Vanlife: Turns out that it's in the best interest of my customers and sponsors to create video content on a variety of terrain types and trail networks ;-) ...So why not live and work on the road for extended periods of time? I have a new truck and a camper unit being built for it. Truly a mountain bikers dream...
From August 20 - September 3rd I'll be on my annual unplugged retreat, free from all things electronic. I highly value this time offline with my family, in fact it was on this retreat four years ago that I conceived the idea for the 30 Day Wheelie Challenge.
I recorded a Summer Update video, one take and first try ;-) In it I provide some reflection of the past year and some insight on where things are heading - it’s about 7 minutes of me rambling on about RLC!
The coach and ambassador team is ready to go in lieu of my absence, so keep firing away questions and reflections. I’ve also prepared a new skill drill challenge which will be shared next week!
High Fives Everyone!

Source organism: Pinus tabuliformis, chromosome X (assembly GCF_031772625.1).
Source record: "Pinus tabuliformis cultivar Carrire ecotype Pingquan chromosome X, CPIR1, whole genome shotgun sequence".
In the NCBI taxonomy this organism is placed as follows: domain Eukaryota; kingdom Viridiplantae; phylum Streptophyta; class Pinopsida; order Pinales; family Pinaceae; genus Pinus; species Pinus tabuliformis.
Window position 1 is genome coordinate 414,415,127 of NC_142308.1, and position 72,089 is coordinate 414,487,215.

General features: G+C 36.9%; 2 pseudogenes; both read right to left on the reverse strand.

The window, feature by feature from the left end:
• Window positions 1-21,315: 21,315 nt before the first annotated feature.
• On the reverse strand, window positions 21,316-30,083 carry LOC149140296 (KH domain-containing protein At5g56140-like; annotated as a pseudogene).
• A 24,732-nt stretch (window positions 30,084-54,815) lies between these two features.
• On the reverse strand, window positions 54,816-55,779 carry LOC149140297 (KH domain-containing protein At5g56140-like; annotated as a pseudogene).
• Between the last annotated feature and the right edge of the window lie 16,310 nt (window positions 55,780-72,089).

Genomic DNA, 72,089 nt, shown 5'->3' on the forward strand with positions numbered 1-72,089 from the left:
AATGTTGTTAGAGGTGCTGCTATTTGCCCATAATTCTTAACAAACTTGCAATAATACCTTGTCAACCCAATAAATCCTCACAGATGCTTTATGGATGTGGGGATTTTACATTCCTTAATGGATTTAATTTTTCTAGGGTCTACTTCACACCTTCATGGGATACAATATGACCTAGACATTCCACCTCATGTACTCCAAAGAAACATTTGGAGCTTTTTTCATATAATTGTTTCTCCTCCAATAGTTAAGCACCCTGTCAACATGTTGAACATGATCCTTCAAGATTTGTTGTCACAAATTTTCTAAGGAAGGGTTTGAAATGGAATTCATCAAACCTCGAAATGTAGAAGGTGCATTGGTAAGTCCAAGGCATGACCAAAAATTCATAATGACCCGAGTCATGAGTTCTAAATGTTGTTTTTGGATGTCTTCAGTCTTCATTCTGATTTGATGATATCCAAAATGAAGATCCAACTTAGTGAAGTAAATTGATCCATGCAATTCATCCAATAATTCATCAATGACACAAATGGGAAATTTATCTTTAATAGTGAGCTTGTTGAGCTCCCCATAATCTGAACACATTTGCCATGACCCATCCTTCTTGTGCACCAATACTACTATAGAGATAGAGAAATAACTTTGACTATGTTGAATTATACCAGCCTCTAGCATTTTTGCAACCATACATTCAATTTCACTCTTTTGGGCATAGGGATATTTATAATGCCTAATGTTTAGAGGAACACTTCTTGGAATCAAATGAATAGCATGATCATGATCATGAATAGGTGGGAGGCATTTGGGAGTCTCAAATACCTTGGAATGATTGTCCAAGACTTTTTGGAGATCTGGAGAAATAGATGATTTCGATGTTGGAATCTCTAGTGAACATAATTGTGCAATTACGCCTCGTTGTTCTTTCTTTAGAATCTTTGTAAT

Netanel is a venture capitalist and a mountain biker, or, as he says, maybe the other way around! He leads a busy life working and riding all over the world, and lives in Israel with his wife and five kids.
Interview by Coach Elaine Bothe
Hi Netanel, thank you for spending time with us. Is your name pronounced like it's spelled? Is “Net” your nickname? Yes, it’s short for Netanel (Nathaniel). My wife thought it was too long so she cut it in half. Plus it goes well with my business ;)
That makes sense since you are a global businessman. Where did you grow up, and where are you living now? I grew up in Malmo, Sweden but have lived in Helsinki, London and Palo Alto, CA. Now I live in Israel since 2001.
I enjoyed reading your blog MTBVC.com, especially your adventures and the story of Bill Tai and his kite surfing site, but what does the VC stand for in your website name? VC? It’s short for Venture Capital. So I call it The Mountain Biking Venture...